Personal tools

Upgrading packages/Updating to GHC 6.10

From HaskellWiki

< Upgrading packages(Difference between revisions)
Jump to: navigation, search
(example of error message)
m (Upgrading packages moved to Upgrading packages/Updating to GHC 6.10: This version applies to the older GHC 6.10. It is out-of-date for GHC-7.0)
 
(42 intermediate revisions by 16 users not shown)
Line 1: Line 1:
A list of things that need updating when porting packages to newer
+
A list of things that need updating when porting packages to newer library/cabal versions.
library/cabal versions.
 
   
== Updating to GHC 6.8 and Cabal 1.2 ==
+
If you maintain a Haskell package this is for you.
  +
For older versions of this document:
   
=== Cabal configuration support ===
+
* [[/Updating to GHC 6.8]]
   
=== Cabal API changes ===
+
'''Updating to GHC 6.10 and Cabal 1.6'''
   
Many packages that use non-default Setup.hs or Setup.lhs files need to be updated as they use Cabal APIs that have changed. In many cases new features in Cabal-1.2 allow these packages to go back to using the default Setup.hs.
+
When upgrading to GHC 6.10, any of your packages that worked against
  +
the base-3 library will continue to work (unless you define instances of the <code>Arrow</code> class: see below). GHC 6.10 provides both the old
  +
base-3 library and the new base-4.
   
A more detailed survey of the packages from the [http://hackage.haskell.org hackage] collection is here:
+
To ensure your old code continues to work, you can have the code compile
http://www.haskell.org/pipermail/libraries/2007-September/008265.html
+
and link against base-3, and then, over time, migrate code to the base-4
  +
series.
   
=== base package split up ===
+
== Adding base-3 constraints ==
   
The base package was split up, and new dependencies are now required;
+
How to do this depends on how you build your Haskell code. We'll start
  +
with the most simplistic build mechanisms. cabal-install, the most
  +
sophisticated tool, will sort this all out for you anyway, so things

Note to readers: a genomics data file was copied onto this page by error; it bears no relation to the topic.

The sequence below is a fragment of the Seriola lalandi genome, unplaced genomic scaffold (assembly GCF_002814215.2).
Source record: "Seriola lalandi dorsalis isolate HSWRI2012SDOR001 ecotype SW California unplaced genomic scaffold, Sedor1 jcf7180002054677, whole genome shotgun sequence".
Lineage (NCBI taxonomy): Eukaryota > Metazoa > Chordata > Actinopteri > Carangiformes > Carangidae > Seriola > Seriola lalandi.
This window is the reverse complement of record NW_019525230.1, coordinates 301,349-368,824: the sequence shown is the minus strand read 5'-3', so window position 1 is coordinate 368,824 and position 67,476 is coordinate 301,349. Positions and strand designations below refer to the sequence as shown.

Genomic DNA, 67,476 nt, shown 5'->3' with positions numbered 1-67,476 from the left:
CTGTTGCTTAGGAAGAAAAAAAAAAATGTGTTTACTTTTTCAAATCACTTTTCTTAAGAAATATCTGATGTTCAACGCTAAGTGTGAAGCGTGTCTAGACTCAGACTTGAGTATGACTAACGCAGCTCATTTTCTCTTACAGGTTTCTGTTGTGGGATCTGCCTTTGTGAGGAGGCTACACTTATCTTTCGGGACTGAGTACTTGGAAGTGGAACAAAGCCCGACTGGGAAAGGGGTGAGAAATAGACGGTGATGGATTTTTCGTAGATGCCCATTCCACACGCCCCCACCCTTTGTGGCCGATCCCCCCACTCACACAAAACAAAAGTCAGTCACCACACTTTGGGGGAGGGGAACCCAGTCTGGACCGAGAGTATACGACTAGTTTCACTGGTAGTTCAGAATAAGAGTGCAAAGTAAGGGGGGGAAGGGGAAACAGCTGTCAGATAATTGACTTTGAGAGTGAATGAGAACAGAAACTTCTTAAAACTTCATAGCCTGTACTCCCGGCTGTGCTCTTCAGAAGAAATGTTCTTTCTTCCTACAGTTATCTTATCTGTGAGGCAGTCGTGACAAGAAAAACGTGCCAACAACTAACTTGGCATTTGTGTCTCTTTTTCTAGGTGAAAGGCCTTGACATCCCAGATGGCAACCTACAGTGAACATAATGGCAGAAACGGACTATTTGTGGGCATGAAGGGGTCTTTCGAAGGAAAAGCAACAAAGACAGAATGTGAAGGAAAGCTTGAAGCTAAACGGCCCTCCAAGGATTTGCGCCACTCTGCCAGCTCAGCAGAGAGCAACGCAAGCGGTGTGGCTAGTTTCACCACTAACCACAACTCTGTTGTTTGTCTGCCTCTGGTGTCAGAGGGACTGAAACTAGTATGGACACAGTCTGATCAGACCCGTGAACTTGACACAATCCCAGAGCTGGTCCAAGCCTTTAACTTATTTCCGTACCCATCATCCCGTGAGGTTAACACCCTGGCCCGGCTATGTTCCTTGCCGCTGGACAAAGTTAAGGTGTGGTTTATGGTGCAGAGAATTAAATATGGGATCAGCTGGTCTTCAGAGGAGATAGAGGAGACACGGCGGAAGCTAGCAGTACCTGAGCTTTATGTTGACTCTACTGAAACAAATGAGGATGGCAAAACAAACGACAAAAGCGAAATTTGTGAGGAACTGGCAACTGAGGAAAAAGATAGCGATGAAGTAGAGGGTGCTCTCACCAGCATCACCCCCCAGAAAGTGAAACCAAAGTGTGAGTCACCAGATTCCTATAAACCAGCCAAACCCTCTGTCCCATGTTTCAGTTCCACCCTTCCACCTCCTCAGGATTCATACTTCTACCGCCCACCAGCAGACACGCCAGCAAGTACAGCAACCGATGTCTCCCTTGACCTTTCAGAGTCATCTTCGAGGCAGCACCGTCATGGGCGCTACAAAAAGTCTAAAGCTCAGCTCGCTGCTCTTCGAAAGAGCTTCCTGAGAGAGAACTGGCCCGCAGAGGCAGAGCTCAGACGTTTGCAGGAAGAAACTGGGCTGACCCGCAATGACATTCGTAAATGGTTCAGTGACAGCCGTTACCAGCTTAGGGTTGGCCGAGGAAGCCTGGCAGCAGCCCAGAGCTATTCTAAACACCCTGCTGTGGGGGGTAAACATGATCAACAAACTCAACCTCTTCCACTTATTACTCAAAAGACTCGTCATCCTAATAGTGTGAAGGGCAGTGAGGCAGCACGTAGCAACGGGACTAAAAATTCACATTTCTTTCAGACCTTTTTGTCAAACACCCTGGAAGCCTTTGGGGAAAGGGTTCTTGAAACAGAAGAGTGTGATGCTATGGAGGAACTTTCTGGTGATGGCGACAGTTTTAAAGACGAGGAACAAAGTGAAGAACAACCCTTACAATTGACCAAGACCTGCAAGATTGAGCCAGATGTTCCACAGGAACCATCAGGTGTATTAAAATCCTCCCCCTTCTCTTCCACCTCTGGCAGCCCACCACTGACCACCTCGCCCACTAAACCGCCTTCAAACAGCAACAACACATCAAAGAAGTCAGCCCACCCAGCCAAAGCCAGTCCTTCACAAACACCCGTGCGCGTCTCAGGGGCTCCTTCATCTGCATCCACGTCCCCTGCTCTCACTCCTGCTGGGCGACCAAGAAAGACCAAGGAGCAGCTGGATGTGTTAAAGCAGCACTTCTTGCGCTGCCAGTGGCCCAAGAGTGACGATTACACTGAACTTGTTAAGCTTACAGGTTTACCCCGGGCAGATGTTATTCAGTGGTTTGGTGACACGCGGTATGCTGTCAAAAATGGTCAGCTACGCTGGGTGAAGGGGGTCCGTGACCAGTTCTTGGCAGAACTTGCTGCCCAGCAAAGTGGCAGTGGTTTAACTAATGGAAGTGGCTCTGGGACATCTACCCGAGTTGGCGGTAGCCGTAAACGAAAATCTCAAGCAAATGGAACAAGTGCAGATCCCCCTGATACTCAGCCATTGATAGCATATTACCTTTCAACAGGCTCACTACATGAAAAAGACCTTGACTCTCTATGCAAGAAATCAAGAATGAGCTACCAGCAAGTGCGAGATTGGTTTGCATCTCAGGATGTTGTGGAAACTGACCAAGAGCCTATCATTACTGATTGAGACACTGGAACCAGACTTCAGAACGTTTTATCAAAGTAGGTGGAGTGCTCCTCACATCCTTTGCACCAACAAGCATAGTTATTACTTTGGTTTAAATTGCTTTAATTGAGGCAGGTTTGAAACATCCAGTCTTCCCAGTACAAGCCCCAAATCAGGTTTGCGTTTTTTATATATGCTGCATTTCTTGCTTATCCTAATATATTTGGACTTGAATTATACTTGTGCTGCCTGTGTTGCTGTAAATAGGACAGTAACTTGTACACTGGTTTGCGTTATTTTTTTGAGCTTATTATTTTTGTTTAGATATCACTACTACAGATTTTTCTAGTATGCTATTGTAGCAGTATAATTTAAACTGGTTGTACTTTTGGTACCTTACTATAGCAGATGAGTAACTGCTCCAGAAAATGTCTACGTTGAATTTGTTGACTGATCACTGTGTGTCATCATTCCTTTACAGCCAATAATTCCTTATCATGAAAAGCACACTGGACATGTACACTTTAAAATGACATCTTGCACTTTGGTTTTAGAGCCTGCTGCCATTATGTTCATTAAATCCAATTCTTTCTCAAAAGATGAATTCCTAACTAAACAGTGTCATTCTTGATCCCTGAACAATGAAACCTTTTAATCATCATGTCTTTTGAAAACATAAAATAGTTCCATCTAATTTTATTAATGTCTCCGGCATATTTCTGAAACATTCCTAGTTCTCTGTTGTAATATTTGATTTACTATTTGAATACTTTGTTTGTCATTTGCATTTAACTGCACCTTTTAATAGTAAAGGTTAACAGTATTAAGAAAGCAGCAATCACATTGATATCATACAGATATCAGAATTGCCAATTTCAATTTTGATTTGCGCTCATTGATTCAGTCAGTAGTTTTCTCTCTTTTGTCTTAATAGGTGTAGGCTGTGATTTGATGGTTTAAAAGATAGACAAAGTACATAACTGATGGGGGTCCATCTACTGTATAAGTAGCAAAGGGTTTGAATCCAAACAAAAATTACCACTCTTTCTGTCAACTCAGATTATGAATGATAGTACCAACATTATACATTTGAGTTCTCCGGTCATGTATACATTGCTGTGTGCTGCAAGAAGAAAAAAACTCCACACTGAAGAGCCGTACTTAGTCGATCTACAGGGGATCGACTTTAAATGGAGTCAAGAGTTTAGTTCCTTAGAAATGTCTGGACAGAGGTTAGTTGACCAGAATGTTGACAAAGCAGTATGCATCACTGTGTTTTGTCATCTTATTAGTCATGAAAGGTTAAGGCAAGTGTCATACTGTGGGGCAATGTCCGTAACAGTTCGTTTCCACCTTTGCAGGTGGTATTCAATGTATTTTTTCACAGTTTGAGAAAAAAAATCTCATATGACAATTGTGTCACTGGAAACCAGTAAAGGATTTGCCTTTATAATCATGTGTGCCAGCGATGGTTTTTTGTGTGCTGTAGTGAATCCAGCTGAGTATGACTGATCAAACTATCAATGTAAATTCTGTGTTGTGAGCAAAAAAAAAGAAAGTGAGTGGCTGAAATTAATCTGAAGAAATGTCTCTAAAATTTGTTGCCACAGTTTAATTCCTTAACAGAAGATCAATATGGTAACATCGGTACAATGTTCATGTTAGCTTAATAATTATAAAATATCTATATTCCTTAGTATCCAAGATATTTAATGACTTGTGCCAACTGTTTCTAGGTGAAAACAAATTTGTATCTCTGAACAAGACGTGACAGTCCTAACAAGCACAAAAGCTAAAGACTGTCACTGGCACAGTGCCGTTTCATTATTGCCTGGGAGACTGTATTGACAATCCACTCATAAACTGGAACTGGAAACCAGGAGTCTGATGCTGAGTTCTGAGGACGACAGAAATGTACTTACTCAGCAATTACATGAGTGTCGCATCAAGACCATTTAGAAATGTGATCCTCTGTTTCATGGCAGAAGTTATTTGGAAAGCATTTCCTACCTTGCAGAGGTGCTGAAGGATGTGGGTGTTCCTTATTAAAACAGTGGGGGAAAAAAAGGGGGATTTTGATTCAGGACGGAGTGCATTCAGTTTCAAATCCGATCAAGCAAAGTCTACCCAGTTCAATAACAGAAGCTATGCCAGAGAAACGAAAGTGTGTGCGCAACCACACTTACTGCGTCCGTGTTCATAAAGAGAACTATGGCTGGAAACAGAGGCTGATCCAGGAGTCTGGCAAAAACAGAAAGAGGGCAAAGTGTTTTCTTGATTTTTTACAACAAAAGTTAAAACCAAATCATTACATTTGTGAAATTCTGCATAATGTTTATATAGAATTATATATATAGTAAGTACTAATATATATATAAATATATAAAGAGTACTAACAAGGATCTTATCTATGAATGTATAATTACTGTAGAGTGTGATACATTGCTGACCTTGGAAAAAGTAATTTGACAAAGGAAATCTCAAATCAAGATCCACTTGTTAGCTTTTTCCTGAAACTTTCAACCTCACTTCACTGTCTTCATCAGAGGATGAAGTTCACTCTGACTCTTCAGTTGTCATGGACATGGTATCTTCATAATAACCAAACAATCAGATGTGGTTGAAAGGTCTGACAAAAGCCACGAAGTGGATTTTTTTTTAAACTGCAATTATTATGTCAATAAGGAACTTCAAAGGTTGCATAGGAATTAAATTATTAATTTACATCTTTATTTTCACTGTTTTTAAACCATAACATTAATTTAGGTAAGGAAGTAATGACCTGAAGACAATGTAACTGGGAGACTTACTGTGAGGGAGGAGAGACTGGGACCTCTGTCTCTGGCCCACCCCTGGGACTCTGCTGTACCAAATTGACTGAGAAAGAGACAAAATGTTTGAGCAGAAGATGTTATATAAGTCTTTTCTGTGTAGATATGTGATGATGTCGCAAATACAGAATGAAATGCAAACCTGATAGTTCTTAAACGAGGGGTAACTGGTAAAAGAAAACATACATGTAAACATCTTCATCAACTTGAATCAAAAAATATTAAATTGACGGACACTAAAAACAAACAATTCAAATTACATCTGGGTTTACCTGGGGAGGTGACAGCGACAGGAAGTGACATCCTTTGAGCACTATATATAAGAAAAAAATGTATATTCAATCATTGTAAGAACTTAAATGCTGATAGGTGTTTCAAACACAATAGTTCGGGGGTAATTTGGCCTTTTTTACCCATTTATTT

+
should change.
   
* array: Data.Array and below
+
=== ghc --make ===
* bytestring: Data.ByteString and below
 
* packedstring: Data.PackedString (deprecated)
 
* containers: Data.{Graph,IntMap,IntSet,Map,Sequence,Set,Tree}
 
* random: System.Random
 
* pretty: Text.PrettyPrint and below
 
* process: System.Cmd, System.Process and below
 
* directory: System.Directory
 
* old-time: System.Time
 
* old-locale: System.Locale
 
   
([http://www.haskell.org/haskellwiki/Image:Boot-packages.png dependency graph of the boot libraries])
+
Force use of package base-3 when using --make,
   
These boot packages are included with ghc-6.8. If your package imports any of these modules, you need only add the corresponding packages to the ''build-depends'' line in your cabal file.
+
ghc --make -package base-3.0.3.0
For example, the GHC error message
 
<pre>
 
Could not find module `System.Directory':
 
it is a member of package directory-1.0.0.0, which is hidden
 
</pre>
 
indicates that <hask>directory</hask> should be added to the ''build-depends'' line.
 
   
However if you want to support both ghc-6.6 and ghc-6.8 you need to use the configurations feature in your .cabal file. For example:
+
===runhaskell ===
   
flag splitBase
+
If you build your packages with the 'runhaskell Setup.hs configure'
description: Choose the new smaller, split-up base package.
+
method, then you can force the use of base-3,
   
library
+
--constraint="base<4"
if flag(splitBase)
 
build-depends: base >= 3, pretty, directory, old-time, process, containers
 
else
 
build-depends: base < 3
 
   
This is a simplified excerpt from Cabal's own [http://darcs.haskell.org/cabal-branches/cabal-1.2/Cabal.cabal Cabal.cabal file].
+
=== cabal-install===
   
=== Data.ByteString api changes ===
+
It is worth upgrading cabal-install immediately (maybe before installing
  +
GHC). This way you can use the smart dependency solver to work out what
  +
to install for you.
   
Data.ByteString.packCStringLen is no longer a pure function; its signature has changed from
+
* install [http://hackage.haskell.org/cgi-bin/hackage-scripts/package/HTTP HTTP] from hackage
<haskell>packCStringLen :: Foreign.C.String.CStringLen -> ByteString</haskell>